Sunday, 1 March 2015

Hudson's canastero

Asthenes hudsoni

Photo by Juan Maria Raggio (Internet Bird Collection)

Common name:
Hudson's canastero (en); joão-platino (pt); synallaxe de Hudson (fr); canastero pampeano (es); nördlicher flügelspiegelcanastero (de)

Taxonomy:
Order Passeriformes
Family Furnariidae

Range:
This species is found in south-western Uruguay and in eastern Argentina from Santa Fe to southern Buenos Aires. Also marginally into Rio Grande do Sul, in southern Brazil.

Size:
These birds are 18 cm long.

Habitat:
The Hudson's canastero is found in temperate grasslands, including areas with tall wet grass such as Paspalum quadrifarium, sedges near wetlands, and seasonally inundated grasslands dominated by Spartina densiflora. They occur from sea level up to an altitude of 950 m.

Diet:
They are insectivorous, taking caterpillars, beetles, stink bugs, grasshoppers and ants, which they glean from the ground or from low vegetation.

Breeding:
These birds are presumed to be monogamous and nest in November-January. The nest is placed on or near the ground and the female lays 3-4 eggs. There is no available information regarding the incubation and fledging periods.

Conservation:
IUCN status - NT (Near-Threatened)
This species has a large breeding range and is described as uncommon to locally fairly common. The population is suspected to be experiencing a moderately rapid decline owing primarily to the on-going loss of habitat through land conversion for cultivation, livestock grazing and urbanization. The species is probably also susceptible to pollution.

Saturday, 28 February 2015

Vinous-throated parrotbill

Paradoxornis webbianus

(Photo from Natural Island, Yea! Taiwan)

Common name:
vinous-throated parrotbill (en); bico-de-papagaio-de-Webb (pt); paradoxornis de Webb (fr); picoloro de Webb (es); braunkopf-papageischnabel (de)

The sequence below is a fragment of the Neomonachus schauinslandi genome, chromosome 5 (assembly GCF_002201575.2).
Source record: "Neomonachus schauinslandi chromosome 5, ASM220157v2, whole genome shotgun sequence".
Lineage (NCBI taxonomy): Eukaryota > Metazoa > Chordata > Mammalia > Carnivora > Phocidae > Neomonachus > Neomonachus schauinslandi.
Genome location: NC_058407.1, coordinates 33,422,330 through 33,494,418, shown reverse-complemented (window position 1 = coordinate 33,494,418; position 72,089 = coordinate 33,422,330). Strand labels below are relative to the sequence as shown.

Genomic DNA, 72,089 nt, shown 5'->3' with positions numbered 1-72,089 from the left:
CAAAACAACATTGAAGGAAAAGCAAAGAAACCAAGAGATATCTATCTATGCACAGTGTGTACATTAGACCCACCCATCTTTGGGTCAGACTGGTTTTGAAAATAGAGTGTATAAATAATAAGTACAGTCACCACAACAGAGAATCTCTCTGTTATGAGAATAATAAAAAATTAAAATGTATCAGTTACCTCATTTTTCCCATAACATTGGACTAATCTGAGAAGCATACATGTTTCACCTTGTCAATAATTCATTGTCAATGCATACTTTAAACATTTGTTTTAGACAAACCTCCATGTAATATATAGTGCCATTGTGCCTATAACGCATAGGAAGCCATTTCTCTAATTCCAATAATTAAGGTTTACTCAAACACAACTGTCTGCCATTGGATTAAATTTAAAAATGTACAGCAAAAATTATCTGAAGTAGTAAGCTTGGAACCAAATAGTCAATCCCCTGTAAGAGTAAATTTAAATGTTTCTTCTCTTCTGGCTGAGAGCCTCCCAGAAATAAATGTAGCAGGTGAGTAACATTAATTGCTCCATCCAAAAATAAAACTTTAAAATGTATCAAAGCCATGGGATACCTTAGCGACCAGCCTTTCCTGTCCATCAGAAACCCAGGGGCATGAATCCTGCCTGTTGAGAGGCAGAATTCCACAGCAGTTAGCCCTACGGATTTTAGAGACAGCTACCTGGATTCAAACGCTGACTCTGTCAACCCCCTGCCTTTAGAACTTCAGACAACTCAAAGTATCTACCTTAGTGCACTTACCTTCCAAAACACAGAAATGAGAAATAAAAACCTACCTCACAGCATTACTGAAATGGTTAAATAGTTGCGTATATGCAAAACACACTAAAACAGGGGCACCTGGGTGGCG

Taxonomy:
Order Passeriformes
Family Paradoxornithidae

Range:
This species is found in throughout eastern China, and into Korea and extreme south-eastern Russia, as well as Taiwan. It has also been introduced in Italy, where feral populations are becoming established.

Size:
These birds are 11-12,5 cm long and weigh 7-12 g.

Habitat:
The vinous-throated parrotbill is found in various types of scrubland, also using marshes and swamps, moist tropical forests, second growths and plantation. They occur from sea level up to an altitude of 3.100 m.

Diet:
They feed mainly on seeds, flowers, fruits and buds, but also take insects such as grasshoppers and caterpillars.

Breeding:
These birds are monogamous and breed in April-August. The nest is built by both sexes, consisting of a cup made of grasses, reed strips, dry leaves, bamboo, bark, plant fibres, twigs and dry roots. It is lined with finer grasses, hairs and feathers and placed in a reed, bamboo, vine or fork in a scrub or small tree, up to 3 m above the ground. There the female lays 3-7 pale blue to turquoise eggs which are incubated by both parents for 13-15 days. The chicks are fed  by both parents and fledge 9-10 days after hatching. Each pair usually raises 2 broods per season.

Conservation:
IUCN status - LC (Least Concern)
This species has a very large breeding range and is described as common and very widespread. The population is suspected to be stable in the absence of evidence for any declines or substantial threats.

Friday, 27 February 2015

Auckland snipe

Coenocorypha aucklandica

Photo by Kirk Zufelt (Internet Bird Collection)

Common name:
Auckland snipe (en); narceja-austral-das-Auckland (pt); bécassine des Auckland (fr); chochita de las Auckland (es); Aucklandschnepfe (de)